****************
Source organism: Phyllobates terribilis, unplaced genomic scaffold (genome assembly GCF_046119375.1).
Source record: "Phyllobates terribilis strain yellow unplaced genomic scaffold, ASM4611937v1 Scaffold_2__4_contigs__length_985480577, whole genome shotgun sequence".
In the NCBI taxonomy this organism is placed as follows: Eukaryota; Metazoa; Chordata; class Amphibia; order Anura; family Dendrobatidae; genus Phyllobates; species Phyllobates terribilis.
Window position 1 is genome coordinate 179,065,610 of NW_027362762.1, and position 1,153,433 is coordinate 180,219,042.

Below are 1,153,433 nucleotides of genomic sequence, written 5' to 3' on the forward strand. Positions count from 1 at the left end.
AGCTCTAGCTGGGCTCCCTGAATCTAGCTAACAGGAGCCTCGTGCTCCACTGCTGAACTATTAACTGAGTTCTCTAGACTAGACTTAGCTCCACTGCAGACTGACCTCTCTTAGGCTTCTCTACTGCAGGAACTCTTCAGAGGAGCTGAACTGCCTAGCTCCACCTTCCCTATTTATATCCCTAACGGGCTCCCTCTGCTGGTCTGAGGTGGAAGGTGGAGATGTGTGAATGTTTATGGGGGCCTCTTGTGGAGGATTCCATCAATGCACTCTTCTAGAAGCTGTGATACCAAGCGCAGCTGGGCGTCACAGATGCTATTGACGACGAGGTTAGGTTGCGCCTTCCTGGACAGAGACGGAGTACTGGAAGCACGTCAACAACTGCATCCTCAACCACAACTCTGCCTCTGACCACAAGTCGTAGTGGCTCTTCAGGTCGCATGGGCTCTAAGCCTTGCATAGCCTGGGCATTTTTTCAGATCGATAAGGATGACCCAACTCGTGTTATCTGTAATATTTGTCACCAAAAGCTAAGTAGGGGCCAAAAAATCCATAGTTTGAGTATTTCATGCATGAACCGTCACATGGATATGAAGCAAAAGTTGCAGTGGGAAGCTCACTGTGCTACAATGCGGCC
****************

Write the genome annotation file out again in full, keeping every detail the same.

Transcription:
Source organism: Phyllobates terribilis, unplaced genomic scaffold (genome assembly GCF_046119375.1).
Source record: "Phyllobates terribilis strain yellow unplaced genomic scaffold, ASM4611937v1 Scaffold_2__4_contigs__length_985480577, whole genome shotgun sequence".
In the NCBI taxonomy this organism is placed as follows: Eukaryota; Metazoa; Chordata; class Amphibia; order Anura; family Dendrobatidae; genus Phyllobates; species Phyllobates terribilis.
Window position 1 is genome coordinate 179,065,610 of NW_027362762.1, and position 1,153,433 is coordinate 180,219,042.

Below are 1,153,433 nucleotides of genomic sequence, written 5' to 3' on the forward strand. Positions count from 1 at the left end.
AGCTCTAGCTGGGCTCCCTGAATCTAGCTAACAGGAGCCTCGTGCTCCACTGCTGAACTATTAACTGAGTTCTCTAGACTAGACTTAGCTCCACTGCAGACTGACCTCTCTTAGGCTTCTCTACTGCAGGAACTCTTCAGAGGAGCTGAACTGCCTAGCTCCACCTTCCCTATTTATATCCCTAACGGGCTCCCTCTGCTGGTCTGAGGTGGAAGGTGGAGATGTGTGAATGTTTATGGGGGCCTCTTGTGGAGGATTCCATCAATGCACTCTTCTAGAAGCTGTGATACCAAGCGCAGCTGGGCGTCACAGATGCTATTGACGACGAGGTTAGGTTGCGCCTTCCTGGACAGAGACGGAGTACTGGAAGCACGTCAACAACTGCATCCTCAACCACAACTCTGCCTCTGACCACAAGTCGTAGTGGCTCTTCAGGTCGCATGGGCTCTAAGCCTTGCATAGCCTGGGCATTTTTTCAGATCGATAAGGATGACCCAACTCGTGTTATCTGTAATATTTGTCACCAAAAGCTAAGTAGGGGCCAAAAAATCCATAGTTTGAGTATTTCATGCATGAACCGTCACATGGATATGAAGCAAAAGTTGCAGTGGGAAGCTCACTGTGCTACAATGCGGCC